I remember one program. What they used to call dusty deck, after the deck of punched cards they were on. Dusty from years sitting on a shelf. It had one constant for two very different purposes. The equivalent of using foo for both the range of values for the month and for the hour in a date-time because they both happen to be 12. Lots of luck in Israel, where the Hebrew calendar (1..13) and military time (0..23) are often used.
Your intentions should always be clear to the engineer who has to work on your code after you. Or port it to another language or another operating system. And to the compiler that has to generate valid instructions.
Don’t rely on implicit type conversion, with the possible exception of upsizing, e..g., upsizing an
int to a
Your programming language might have standardized rules for what happens if you write
7 + "5". Which, by the way, may not be the same as if you write
"7" + 5. Don’t rely on this without an awfully good reason. That it works now is no guarantee it works everywhere and everywhen or will be obvious to whoever looks at your code.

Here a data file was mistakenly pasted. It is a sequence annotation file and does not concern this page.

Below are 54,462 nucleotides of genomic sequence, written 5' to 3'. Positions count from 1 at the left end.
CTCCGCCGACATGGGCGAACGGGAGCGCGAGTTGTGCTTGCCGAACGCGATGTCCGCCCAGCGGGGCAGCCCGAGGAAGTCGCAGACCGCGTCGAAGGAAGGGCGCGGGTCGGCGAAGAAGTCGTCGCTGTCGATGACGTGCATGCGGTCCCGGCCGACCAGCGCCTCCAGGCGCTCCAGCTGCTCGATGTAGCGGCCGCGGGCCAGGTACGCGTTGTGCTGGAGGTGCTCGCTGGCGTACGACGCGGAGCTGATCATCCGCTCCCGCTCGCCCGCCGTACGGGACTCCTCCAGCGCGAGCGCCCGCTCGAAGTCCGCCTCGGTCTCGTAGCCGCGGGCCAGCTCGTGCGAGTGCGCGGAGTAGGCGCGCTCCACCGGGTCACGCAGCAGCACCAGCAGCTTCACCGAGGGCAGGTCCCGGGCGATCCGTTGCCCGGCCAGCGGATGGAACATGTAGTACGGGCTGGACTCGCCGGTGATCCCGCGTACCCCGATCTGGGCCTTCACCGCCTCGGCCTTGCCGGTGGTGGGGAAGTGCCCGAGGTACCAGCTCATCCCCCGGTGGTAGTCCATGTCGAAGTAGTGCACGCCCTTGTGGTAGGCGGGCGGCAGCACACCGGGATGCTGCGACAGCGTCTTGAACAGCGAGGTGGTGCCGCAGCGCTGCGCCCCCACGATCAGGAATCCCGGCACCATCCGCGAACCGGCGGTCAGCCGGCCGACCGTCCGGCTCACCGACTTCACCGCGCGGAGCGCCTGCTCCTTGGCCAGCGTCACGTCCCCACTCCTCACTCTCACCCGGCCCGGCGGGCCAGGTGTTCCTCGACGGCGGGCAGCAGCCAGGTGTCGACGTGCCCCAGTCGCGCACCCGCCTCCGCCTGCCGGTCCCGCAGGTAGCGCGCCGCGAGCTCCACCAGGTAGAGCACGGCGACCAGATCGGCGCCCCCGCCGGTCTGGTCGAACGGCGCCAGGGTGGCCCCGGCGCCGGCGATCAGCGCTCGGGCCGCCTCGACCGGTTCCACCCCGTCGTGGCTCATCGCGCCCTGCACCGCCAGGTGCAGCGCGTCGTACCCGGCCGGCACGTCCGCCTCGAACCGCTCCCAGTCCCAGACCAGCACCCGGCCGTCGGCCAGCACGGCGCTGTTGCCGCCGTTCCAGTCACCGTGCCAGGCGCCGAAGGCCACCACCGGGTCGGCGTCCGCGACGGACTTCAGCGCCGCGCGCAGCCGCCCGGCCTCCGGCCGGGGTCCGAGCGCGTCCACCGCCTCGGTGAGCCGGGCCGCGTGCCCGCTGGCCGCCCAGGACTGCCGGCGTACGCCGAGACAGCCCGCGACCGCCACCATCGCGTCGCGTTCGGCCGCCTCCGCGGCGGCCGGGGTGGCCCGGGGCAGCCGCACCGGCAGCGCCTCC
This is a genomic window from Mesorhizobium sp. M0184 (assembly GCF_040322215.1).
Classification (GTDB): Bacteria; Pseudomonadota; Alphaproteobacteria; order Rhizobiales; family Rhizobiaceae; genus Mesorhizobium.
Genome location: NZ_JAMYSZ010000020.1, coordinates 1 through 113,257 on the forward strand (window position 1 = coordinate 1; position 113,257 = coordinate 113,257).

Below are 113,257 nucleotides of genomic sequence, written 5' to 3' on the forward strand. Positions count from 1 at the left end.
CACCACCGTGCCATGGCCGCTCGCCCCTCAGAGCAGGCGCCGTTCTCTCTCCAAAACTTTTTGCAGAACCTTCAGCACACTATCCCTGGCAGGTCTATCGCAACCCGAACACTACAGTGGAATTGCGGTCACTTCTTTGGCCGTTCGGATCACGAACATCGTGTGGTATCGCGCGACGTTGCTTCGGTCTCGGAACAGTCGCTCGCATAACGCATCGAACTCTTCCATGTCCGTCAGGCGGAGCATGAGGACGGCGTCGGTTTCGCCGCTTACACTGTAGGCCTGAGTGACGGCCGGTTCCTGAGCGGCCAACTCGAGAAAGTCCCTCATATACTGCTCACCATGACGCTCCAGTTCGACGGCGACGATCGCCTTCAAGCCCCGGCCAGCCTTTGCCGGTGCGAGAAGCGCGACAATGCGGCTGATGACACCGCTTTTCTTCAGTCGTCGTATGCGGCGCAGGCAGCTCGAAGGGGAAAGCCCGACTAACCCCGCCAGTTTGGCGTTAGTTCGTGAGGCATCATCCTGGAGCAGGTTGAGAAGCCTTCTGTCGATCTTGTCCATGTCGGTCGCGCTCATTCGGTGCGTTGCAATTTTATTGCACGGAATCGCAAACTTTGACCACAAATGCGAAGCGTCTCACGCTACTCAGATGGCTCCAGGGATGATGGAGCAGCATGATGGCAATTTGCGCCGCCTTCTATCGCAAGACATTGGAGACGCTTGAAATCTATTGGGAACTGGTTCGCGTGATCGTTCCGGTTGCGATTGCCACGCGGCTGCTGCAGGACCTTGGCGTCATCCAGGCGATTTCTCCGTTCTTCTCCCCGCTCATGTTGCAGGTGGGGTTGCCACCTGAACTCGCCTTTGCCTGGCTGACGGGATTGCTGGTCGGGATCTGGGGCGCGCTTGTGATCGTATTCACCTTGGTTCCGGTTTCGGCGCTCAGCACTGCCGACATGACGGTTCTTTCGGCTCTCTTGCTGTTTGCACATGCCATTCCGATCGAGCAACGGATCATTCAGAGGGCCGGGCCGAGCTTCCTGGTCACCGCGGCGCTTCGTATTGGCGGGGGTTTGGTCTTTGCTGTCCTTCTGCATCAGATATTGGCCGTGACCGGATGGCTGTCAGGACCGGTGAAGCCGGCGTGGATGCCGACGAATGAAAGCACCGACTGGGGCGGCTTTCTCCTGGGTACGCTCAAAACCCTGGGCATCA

Don’t rely on how an empty string or a zero or NULL pointer is treated in a Boolean context. Explicitly convert it to Boolean so that your intent is clear and your code isn’t dependent on language minutiae. You need to know what
if (object) does, if only because the language has idioms other people will use. But
if (object != NULL) is clearer.
Like most rules, there are exceptions, and it’s a judgment call. If the language generates a Boolean value for
a || b, then you might as well make it
a || bool(b).
But if the result of
|| is the actual value of the first operand that doesn’t evaluate to FALSE, then you have the useful idiom:
result = maybe_empty || "default value";
Which is more graceful than:
result = (object != NULL) ? object : "default value";
Also, if you’re working on code that follows an established style, follow the style not the rule. There’s a higher rule: Standard is better than better.